The thought of loving her child the way her mother cared for her encouraged her to take her medications and fight this disease.

For the first time since her diagnosis, she was not alone. Susan let go of her silence and enrolled in the Pediatrics AIDS Chicago Prevention Initiative (PACPI) program at her hospital, in southwest Chicago. She became a focal point for a medical network dedicated to supporting pregnant women who have HIV/AIDS.

PACPI gave her an opportunity to choose hope when she could have chosen hopelessness, to be strong when she could have been weak, to give birth to a baby without HIV when denial could have devastated her child's life.

Starting with six pills a day and frequent therapy sessions, Susan slowly began to conquer her illness and eventually achieved her goal of becoming undetectable with three months remaining in her pregnancy.

But she was still homeless.

With so many doors slamming on her, she needed one to open-one she could walk through and create her home.

Social workers at the hospital connected her with a housing organization on the North Side of the city. However, the agency could only provide a distant solution to an immediate, vexing problem. Susan needed housing now.

After exhausting all other possibilities, Susan moved into a temporary shelter that also provided medical care. She lived there for three months. Not only was she the youngest resident, she was the only pregnant member. Her feelings of being different didn't matter though, because it was there that she found a home. Or rather, her home found her.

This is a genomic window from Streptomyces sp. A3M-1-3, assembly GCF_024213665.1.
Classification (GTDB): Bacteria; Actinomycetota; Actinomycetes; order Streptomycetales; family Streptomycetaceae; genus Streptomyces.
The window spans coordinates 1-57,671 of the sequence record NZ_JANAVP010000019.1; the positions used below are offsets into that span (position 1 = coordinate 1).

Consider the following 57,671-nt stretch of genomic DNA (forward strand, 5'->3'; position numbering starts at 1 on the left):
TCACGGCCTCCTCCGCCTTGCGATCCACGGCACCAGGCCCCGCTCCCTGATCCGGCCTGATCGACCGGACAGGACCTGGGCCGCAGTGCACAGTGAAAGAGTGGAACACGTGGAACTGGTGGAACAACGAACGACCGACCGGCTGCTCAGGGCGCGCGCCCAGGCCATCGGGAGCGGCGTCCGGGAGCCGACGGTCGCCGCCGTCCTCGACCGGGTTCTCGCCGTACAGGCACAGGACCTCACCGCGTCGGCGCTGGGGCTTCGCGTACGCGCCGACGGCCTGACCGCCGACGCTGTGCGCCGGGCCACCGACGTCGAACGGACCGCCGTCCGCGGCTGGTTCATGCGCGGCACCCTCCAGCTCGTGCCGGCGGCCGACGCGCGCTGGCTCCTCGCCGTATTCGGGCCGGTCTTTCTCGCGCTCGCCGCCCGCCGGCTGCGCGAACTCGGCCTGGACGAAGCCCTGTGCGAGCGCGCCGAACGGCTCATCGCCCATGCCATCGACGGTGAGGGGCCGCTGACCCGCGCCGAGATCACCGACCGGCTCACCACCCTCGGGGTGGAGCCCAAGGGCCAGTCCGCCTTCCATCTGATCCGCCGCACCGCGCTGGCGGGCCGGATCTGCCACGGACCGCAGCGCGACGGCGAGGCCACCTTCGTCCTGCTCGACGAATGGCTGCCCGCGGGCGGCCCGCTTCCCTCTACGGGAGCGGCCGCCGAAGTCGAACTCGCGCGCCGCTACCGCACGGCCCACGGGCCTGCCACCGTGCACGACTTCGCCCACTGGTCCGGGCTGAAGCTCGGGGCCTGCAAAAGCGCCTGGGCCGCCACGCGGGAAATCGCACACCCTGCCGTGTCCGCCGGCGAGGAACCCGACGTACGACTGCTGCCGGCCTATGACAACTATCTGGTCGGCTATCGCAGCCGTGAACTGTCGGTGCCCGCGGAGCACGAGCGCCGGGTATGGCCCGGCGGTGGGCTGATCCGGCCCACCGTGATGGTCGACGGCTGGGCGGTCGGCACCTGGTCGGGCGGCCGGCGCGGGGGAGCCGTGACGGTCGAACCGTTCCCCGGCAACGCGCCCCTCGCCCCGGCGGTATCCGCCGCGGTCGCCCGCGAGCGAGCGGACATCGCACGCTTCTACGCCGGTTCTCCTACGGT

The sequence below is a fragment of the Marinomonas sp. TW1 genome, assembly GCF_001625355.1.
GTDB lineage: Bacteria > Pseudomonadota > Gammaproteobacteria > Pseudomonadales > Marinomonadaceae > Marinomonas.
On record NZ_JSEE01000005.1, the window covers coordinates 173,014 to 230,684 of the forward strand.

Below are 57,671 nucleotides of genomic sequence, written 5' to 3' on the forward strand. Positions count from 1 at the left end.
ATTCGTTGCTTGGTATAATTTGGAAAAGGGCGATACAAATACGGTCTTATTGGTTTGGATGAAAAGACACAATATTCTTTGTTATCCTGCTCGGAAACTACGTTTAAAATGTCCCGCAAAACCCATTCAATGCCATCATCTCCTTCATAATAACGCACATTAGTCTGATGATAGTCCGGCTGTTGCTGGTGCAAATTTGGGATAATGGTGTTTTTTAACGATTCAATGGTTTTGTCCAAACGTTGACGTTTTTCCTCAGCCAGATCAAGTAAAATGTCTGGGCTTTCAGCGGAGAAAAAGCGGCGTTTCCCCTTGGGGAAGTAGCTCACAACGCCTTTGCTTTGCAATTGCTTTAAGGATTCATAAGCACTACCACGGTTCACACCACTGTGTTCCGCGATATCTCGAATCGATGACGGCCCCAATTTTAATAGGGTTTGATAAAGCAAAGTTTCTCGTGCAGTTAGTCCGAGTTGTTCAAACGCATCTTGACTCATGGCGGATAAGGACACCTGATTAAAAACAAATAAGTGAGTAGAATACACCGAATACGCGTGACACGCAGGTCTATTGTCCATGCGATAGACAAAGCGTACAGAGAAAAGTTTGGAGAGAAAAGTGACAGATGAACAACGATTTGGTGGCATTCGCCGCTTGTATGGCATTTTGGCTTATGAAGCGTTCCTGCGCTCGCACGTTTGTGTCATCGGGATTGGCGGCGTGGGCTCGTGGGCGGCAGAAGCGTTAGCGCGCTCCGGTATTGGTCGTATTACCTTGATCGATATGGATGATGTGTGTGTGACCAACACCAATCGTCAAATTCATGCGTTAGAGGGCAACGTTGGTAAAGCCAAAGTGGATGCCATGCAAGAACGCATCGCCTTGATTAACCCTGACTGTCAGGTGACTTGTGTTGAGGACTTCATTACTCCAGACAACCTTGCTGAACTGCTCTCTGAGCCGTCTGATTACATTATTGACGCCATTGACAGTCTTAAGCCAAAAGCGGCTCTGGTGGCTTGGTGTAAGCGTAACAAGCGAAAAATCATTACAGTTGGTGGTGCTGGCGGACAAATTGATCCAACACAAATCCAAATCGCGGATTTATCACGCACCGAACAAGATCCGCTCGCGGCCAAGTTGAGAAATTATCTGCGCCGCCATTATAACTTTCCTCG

During her stay at the shelter, the AIDS Foundation of Chicago and PACPI Housing Program located an apartment one week before her 36-hour labor.

"When I first came here and I looked [at the apartment], I was like, 'Oh wow!'" Susan said. "When [my caseworker] came I said, 'This is for me?'"

Receiving this gift is an experience she cherishes daily. It gave her the opportunity for a new beginning when the end was so near.

After being diagnosed with HIV, losing her boyfriend, being kicked-out of her parents' house and spending three months in a temporary shelter, Susan had a home-a place with hardwood floors, offwhite walls, and lots of windows.

"I just started crying, because I never had an apartment before, and I was pregnant. I was like, 'Oh wow! My child has a house to come to. And [my caseworker] was like, 'Well that's not all.' Then she gave me the two checks. She gave me a $3000 voucher and a $1000 one. She was like, 'This is for your furniture, and this is for all your appliances, which we'll take you to get it.' I don't know why-I was overwhelmed because I didn't have anything," Susan said.

Her two bedroom apartment fills with light in the sunset. Her living room holds a soft, tan sofa, matching love seat, and several end tables with lamps. Down the hall from her living room is a kitchen stuffed with essentials, filling her apartment with the scent of home cooking.

But more than anything else, her 15-month-old son-who tested negative for HIV-makes this apartment home. "This is his home," Susan said. "This is all that he knows. He knows every part of this house."

Young women shouldn't be defeated by poverty, depression, and disease. They should be molding their lives so that they can reach their potential in whatever they choose. That's exactly what Susan is doing.

Originally published by StreetWise, USA. ©